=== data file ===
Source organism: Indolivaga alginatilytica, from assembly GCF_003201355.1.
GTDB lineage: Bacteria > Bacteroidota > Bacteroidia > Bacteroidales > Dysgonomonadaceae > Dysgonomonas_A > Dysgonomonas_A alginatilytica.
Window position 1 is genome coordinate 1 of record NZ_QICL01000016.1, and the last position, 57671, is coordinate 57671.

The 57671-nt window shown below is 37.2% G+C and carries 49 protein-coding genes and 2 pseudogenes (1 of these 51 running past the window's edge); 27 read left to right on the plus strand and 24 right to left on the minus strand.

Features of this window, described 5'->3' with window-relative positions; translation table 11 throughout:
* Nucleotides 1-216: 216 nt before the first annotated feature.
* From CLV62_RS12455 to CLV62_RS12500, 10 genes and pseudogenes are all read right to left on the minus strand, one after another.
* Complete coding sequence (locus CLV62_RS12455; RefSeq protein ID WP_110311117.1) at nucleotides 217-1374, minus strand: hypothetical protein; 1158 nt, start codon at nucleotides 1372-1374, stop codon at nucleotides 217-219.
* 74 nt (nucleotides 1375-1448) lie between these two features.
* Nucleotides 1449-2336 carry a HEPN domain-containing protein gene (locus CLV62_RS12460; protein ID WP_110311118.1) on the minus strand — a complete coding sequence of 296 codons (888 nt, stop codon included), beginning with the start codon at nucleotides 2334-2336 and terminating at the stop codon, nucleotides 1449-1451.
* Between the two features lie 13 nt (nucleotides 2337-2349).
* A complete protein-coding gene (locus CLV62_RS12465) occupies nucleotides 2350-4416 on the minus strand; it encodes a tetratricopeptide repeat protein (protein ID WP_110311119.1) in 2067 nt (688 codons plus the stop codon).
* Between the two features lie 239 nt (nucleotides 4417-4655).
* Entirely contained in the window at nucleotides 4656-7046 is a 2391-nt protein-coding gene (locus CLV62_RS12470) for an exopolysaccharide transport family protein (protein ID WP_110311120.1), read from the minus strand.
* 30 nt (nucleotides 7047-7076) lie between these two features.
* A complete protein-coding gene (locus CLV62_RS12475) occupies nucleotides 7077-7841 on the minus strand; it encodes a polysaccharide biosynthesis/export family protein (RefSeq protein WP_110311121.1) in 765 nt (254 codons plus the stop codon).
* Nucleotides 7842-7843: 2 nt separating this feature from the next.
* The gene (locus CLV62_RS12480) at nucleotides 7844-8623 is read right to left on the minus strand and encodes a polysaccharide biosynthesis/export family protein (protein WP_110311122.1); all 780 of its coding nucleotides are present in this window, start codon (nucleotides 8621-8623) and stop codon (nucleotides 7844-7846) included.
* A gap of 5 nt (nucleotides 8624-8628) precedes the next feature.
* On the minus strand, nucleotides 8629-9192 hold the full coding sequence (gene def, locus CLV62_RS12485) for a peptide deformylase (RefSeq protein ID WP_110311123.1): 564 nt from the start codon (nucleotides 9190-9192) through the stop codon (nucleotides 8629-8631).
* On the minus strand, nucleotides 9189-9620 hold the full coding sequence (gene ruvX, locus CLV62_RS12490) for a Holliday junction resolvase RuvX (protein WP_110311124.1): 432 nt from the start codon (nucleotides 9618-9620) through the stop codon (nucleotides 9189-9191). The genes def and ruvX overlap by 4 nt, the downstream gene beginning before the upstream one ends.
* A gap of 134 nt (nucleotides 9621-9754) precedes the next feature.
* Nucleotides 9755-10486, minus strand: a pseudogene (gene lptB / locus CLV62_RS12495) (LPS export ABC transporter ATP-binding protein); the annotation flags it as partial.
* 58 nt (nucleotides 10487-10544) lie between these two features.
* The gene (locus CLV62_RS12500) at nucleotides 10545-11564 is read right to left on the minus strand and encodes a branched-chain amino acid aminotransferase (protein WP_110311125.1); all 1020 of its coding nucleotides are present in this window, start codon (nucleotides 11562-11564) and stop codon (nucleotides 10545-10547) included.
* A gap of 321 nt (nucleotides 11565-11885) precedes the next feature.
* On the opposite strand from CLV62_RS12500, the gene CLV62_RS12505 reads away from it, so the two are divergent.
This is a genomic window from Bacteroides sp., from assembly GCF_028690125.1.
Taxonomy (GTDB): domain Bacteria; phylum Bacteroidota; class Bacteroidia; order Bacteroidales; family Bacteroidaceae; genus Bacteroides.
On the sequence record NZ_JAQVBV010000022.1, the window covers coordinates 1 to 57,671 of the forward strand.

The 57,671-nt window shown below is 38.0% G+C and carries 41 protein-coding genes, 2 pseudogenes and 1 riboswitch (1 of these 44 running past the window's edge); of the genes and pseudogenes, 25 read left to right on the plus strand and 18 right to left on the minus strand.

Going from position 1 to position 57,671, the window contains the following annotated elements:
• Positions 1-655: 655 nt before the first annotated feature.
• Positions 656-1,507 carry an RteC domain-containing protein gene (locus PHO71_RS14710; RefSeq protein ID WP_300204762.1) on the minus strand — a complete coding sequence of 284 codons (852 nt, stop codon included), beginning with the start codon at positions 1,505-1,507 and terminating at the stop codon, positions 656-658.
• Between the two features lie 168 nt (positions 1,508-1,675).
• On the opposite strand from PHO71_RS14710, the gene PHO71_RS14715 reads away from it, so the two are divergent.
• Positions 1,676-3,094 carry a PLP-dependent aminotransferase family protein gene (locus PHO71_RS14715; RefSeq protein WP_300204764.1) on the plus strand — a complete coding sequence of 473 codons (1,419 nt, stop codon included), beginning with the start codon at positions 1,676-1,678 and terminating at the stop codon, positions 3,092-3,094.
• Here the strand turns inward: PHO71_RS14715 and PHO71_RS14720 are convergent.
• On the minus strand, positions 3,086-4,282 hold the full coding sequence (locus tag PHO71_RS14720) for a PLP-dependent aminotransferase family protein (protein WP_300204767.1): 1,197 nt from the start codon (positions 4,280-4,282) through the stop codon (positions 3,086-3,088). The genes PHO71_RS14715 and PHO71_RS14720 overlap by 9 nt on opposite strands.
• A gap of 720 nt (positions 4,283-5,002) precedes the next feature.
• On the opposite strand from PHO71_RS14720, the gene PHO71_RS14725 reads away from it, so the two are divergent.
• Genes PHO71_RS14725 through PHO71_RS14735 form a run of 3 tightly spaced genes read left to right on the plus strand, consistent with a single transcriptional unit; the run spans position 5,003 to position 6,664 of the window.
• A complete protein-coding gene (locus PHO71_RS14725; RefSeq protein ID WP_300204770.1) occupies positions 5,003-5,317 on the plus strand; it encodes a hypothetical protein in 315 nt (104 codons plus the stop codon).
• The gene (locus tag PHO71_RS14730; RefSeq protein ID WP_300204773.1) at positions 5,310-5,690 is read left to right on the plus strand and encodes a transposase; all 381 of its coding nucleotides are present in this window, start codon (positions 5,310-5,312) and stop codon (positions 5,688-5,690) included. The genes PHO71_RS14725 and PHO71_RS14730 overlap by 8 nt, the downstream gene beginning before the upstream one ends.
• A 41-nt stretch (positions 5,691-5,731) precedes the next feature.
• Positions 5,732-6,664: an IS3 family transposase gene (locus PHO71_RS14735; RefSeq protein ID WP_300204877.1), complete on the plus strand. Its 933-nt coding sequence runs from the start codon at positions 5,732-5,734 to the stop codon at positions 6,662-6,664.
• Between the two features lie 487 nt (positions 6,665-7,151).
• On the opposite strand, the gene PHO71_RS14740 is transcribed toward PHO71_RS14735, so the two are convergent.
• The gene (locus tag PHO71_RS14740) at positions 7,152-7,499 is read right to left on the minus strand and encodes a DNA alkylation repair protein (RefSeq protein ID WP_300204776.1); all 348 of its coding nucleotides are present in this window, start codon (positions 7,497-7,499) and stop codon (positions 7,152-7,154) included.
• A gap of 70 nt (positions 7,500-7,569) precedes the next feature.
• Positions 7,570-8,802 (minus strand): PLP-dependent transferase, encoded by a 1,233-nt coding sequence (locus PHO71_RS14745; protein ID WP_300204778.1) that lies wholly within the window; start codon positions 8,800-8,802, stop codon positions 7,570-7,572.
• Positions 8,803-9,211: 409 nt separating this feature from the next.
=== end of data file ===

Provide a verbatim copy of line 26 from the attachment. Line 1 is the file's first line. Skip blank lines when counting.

* A gap of 321 nt (nucleotides 11565-11885) precedes the next feature.